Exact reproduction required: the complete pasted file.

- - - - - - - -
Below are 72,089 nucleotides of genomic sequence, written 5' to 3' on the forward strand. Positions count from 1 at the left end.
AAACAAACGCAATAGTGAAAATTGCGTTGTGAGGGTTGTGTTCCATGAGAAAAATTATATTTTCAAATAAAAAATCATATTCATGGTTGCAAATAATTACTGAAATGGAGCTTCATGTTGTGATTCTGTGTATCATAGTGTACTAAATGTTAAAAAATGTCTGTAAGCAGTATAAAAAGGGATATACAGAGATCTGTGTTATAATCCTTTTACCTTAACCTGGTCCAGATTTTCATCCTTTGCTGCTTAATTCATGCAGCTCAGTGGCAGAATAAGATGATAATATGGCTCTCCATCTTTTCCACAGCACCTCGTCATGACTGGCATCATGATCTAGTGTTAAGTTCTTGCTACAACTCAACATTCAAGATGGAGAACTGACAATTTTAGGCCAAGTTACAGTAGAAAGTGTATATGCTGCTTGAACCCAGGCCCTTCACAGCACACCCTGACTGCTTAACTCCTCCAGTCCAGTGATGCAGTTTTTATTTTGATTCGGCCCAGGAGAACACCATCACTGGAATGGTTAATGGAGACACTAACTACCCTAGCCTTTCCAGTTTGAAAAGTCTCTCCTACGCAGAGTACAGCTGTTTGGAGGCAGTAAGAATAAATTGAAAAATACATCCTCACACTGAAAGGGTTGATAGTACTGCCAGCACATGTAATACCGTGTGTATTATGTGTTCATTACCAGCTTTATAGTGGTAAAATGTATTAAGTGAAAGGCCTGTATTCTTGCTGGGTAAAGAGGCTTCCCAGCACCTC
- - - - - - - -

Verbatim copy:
Below are 72,089 nucleotides of genomic sequence, written 5' to 3' on the forward strand. Positions count from 1 at the left end.
AAACAAACGCAATAGTGAAAATTGCGTTGTGAGGGTTGTGTTCCATGAGAAAAATTATATTTTCAAATAAAAAATCATATTCATGGTTGCAAATAATTACTGAAATGGAGCTTCATGTTGTGATTCTGTGTATCATAGTGTACTAAATGTTAAAAAATGTCTGTAAGCAGTATAAAAAGGGATATACAGAGATCTGTGTTATAATCCTTTTACCTTAACCTGGTCCAGATTTTCATCCTTTGCTGCTTAATTCATGCAGCTCAGTGGCAGAATAAGATGATAATATGGCTCTCCATCTTTTCCACAGCACCTCGTCATGACTGGCATCATGATCTAGTGTTAAGTTCTTGCTACAACTCAACATTCAAGATGGAGAACTGACAATTTTAGGCCAAGTTACAGTAGAAAGTGTATATGCTGCTTGAACCCAGGCCCTTCACAGCACACCCTGACTGCTTAACTCCTCCAGTCCAGTGATGCAGTTTTTATTTTGATTCGGCCCAGGAGAACACCATCACTGGAATGGTTAATGGAGACACTAACTACCCTAGCCTTTCCAGTTTGAAAAGTCTCTCCTACGCAGAGTACAGCTGTTTGGAGGCAGTAAGAATAAATTGAAAAATACATCCTCACACTGAAAGGGTTGATAGTACTGCCAGCACATGTAATACCGTGTGTATTATGTGTTCATTACCAGCTTTATAGTGGTAAAATGTATTAAGTGAAAGGCCTGTATTCTTGCTGGGTAAAGAGGCTTCCCAGCACCTC